The Nakba destroyed Palestinians’ national life in nearly every respect. Villages were erased, homes and fields dispossessed, and families torn asunder. Decades of urban and commercial development were lost. The dispersion of refugees – 10 percent going to the East Bank of the Jordan, 39 percent to the West Bank, 26 percent to the Gaza Strip, 14 percent to Lebanon, 10 percent to Syria, and 1 percent to Egypt – left Palestinians a diasporic nation. The exodus of hundreds of thousands of people on foot with only the clothes on their backs began their descent into a day-to-day battle for subsistence.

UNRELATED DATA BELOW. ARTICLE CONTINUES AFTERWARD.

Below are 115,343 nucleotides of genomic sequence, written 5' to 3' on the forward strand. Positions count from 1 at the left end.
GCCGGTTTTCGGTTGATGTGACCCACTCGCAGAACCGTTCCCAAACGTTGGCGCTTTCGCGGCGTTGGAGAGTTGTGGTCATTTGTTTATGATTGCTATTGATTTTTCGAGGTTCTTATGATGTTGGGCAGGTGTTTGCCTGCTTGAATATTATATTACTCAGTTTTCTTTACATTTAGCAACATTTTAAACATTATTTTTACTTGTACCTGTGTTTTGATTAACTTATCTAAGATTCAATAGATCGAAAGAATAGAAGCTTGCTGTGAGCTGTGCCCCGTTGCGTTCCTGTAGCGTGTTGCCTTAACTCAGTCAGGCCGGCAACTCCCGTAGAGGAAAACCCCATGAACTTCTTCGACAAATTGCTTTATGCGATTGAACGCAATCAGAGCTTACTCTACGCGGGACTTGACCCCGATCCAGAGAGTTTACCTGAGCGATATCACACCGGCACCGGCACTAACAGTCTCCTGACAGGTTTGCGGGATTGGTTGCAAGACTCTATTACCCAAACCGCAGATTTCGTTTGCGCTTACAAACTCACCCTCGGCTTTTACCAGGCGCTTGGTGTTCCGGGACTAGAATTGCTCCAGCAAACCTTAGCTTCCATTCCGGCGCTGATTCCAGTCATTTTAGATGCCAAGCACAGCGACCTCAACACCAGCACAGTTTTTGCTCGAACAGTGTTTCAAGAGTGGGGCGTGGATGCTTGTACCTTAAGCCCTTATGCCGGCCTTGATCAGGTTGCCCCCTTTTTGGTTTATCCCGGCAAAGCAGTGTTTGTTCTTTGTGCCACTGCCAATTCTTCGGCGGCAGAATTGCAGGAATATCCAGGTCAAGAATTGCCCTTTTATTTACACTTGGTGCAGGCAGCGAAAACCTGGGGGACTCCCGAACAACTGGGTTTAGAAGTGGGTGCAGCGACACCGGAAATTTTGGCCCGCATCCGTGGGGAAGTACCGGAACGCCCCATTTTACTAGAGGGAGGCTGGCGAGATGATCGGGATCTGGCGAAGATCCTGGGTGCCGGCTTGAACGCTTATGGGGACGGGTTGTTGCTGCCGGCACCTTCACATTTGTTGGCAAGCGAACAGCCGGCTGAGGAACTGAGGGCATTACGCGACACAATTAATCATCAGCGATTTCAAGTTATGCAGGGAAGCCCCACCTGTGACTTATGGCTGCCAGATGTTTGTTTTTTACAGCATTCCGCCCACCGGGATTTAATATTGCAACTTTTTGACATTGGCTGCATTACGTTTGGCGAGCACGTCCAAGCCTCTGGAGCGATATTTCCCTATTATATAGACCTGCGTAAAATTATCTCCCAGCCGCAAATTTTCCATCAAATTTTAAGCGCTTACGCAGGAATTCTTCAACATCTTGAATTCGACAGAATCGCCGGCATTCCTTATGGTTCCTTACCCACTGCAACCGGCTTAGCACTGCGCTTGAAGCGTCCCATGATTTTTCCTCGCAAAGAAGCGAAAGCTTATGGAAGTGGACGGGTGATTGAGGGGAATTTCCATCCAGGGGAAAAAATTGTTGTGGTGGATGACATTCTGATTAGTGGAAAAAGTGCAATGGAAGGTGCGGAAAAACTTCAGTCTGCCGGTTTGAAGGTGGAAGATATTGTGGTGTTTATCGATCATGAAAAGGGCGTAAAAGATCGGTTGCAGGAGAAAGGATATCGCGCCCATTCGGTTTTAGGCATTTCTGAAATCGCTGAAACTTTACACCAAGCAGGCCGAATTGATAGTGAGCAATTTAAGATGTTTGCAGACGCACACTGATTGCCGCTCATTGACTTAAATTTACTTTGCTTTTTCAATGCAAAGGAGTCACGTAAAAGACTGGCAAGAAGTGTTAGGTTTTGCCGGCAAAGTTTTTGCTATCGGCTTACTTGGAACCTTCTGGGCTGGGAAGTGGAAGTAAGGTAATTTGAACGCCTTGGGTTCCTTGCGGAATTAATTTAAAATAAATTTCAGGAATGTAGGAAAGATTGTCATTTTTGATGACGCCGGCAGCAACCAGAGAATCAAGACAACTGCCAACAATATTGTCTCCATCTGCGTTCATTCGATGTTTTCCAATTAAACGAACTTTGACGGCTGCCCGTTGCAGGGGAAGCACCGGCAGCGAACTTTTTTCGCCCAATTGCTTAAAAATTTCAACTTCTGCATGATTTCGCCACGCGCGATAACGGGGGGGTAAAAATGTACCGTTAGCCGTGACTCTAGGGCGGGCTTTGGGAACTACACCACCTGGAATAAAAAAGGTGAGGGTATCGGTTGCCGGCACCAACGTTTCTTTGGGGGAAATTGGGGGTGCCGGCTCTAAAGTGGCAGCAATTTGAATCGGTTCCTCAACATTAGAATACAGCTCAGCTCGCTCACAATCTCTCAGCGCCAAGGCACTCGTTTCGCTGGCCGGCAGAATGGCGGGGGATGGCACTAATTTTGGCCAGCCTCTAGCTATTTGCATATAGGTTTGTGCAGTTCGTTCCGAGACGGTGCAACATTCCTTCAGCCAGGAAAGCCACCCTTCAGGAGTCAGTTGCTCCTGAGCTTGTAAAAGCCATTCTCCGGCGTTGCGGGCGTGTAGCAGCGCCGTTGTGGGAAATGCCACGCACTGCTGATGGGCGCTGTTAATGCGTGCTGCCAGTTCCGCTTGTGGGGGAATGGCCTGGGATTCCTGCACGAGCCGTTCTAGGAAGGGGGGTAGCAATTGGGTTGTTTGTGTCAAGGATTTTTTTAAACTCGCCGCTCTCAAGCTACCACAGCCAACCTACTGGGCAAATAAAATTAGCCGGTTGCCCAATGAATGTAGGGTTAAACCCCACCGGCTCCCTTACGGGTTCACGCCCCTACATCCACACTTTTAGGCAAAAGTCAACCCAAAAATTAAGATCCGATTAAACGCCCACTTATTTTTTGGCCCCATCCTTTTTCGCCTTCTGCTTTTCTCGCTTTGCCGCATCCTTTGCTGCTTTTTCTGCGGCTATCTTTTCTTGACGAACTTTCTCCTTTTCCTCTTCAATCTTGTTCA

Palestinian refugees insisted that they had fled temporarily under duress. In December 1948, United Nations Resolution 194 affirmed their right to return to their homes inside the new state of Israel. Arguing that returned refugees would constitute a fifth column, Israel sealed the borders. It appropriated the lands of nearly four hundred villages emptied during the war and established 186 Jewish settlements in their place. As years passed, refugees’ emergency tents evolved into 59 concrete refugee camps administered by the United Nations Relief and Works Agency for Palestine Refugees in the Near East (UNRWA). Some refugees attempted to infiltrate Israel to return to their homes, harvest crops, or smuggle goods. Infiltrations gradually became more political, resulting in hundreds of violent incidents from 1951 to 1955. Responding to these acts, Israeli forces carried out harsh reprisal raids causing deaths in the thousands. In the succeeding decades, Palestinians formed political groups and expanded cross-border operations as a strategy to revitalize the national movement. Their efforts eventually became embodied in the Palestine Liberation Organization (PLO).